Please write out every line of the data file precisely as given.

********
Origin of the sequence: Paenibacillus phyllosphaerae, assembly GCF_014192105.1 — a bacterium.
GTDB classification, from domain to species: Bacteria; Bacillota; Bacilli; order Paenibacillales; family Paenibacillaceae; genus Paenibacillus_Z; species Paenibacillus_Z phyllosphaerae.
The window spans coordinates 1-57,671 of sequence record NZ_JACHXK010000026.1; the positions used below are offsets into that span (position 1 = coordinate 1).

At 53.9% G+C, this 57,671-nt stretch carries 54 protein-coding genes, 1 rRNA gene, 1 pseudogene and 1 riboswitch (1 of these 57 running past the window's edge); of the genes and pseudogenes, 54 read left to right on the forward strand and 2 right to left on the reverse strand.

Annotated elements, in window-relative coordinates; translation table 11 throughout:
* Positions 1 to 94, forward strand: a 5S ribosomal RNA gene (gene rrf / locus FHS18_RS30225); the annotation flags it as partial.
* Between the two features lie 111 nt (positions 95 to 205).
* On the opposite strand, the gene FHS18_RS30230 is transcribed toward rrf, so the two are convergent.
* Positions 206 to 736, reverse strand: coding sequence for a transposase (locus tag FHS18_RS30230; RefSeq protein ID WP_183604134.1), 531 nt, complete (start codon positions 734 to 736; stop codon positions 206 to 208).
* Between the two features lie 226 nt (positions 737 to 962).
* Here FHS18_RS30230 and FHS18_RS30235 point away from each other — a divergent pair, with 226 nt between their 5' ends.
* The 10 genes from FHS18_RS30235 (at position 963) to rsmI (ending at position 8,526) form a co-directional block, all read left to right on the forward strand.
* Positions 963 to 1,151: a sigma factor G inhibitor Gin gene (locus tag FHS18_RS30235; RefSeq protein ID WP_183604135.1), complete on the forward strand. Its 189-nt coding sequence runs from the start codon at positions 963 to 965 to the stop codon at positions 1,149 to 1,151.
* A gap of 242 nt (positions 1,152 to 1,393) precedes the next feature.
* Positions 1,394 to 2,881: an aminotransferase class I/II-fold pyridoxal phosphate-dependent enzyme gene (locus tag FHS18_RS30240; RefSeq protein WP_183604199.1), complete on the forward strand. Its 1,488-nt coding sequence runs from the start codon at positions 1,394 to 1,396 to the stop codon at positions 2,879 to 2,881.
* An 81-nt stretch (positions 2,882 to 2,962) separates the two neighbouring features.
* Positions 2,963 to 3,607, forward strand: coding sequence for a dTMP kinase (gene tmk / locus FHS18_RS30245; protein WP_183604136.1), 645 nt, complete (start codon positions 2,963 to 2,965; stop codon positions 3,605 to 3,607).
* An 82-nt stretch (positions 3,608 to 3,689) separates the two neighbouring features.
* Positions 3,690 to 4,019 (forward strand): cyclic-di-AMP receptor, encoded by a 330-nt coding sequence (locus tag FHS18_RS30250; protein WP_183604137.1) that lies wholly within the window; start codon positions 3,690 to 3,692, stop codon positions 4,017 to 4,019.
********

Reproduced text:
Origin of the sequence: Paenibacillus phyllosphaerae, assembly GCF_014192105.1 — a bacterium.
GTDB classification, from domain to species: Bacteria; Bacillota; Bacilli; order Paenibacillales; family Paenibacillaceae; genus Paenibacillus_Z; species Paenibacillus_Z phyllosphaerae.
The window spans coordinates 1-57,671 of sequence record NZ_JACHXK010000026.1; the positions used below are offsets into that span (position 1 = coordinate 1).

At 53.9% G+C, this 57,671-nt stretch carries 54 protein-coding genes, 1 rRNA gene, 1 pseudogene and 1 riboswitch (1 of these 57 running past the window's edge); of the genes and pseudogenes, 54 read left to right on the forward strand and 2 right to left on the reverse strand.

Annotated elements, in window-relative coordinates; translation table 11 throughout:
* Positions 1 to 94, forward strand: a 5S ribosomal RNA gene (gene rrf / locus FHS18_RS30225); the annotation flags it as partial.
* Between the two features lie 111 nt (positions 95 to 205).
* On the opposite strand, the gene FHS18_RS30230 is transcribed toward rrf, so the two are convergent.
* Positions 206 to 736, reverse strand: coding sequence for a transposase (locus tag FHS18_RS30230; RefSeq protein ID WP_183604134.1), 531 nt, complete (start codon positions 734 to 736; stop codon positions 206 to 208).
* Between the two features lie 226 nt (positions 737 to 962).
* Here FHS18_RS30230 and FHS18_RS30235 point away from each other — a divergent pair, with 226 nt between their 5' ends.
* The 10 genes from FHS18_RS30235 (at position 963) to rsmI (ending at position 8,526) form a co-directional block, all read left to right on the forward strand.
* Positions 963 to 1,151: a sigma factor G inhibitor Gin gene (locus tag FHS18_RS30235; RefSeq protein ID WP_183604135.1), complete on the forward strand. Its 189-nt coding sequence runs from the start codon at positions 963 to 965 to the stop codon at positions 1,149 to 1,151.
* A gap of 242 nt (positions 1,152 to 1,393) precedes the next feature.
* Positions 1,394 to 2,881: an aminotransferase class I/II-fold pyridoxal phosphate-dependent enzyme gene (locus tag FHS18_RS30240; RefSeq protein WP_183604199.1), complete on the forward strand. Its 1,488-nt coding sequence runs from the start codon at positions 1,394 to 1,396 to the stop codon at positions 2,879 to 2,881.
* An 81-nt stretch (positions 2,882 to 2,962) separates the two neighbouring features.
* Positions 2,963 to 3,607, forward strand: coding sequence for a dTMP kinase (gene tmk / locus FHS18_RS30245; protein WP_183604136.1), 645 nt, complete (start codon positions 2,963 to 2,965; stop codon positions 3,605 to 3,607).
* An 82-nt stretch (positions 3,608 to 3,689) separates the two neighbouring features.
* Positions 3,690 to 4,019 (forward strand): cyclic-di-AMP receptor, encoded by a 330-nt coding sequence (locus tag FHS18_RS30250; protein WP_183604137.1) that lies wholly within the window; start codon positions 3,690 to 3,692, stop codon positions 4,017 to 4,019.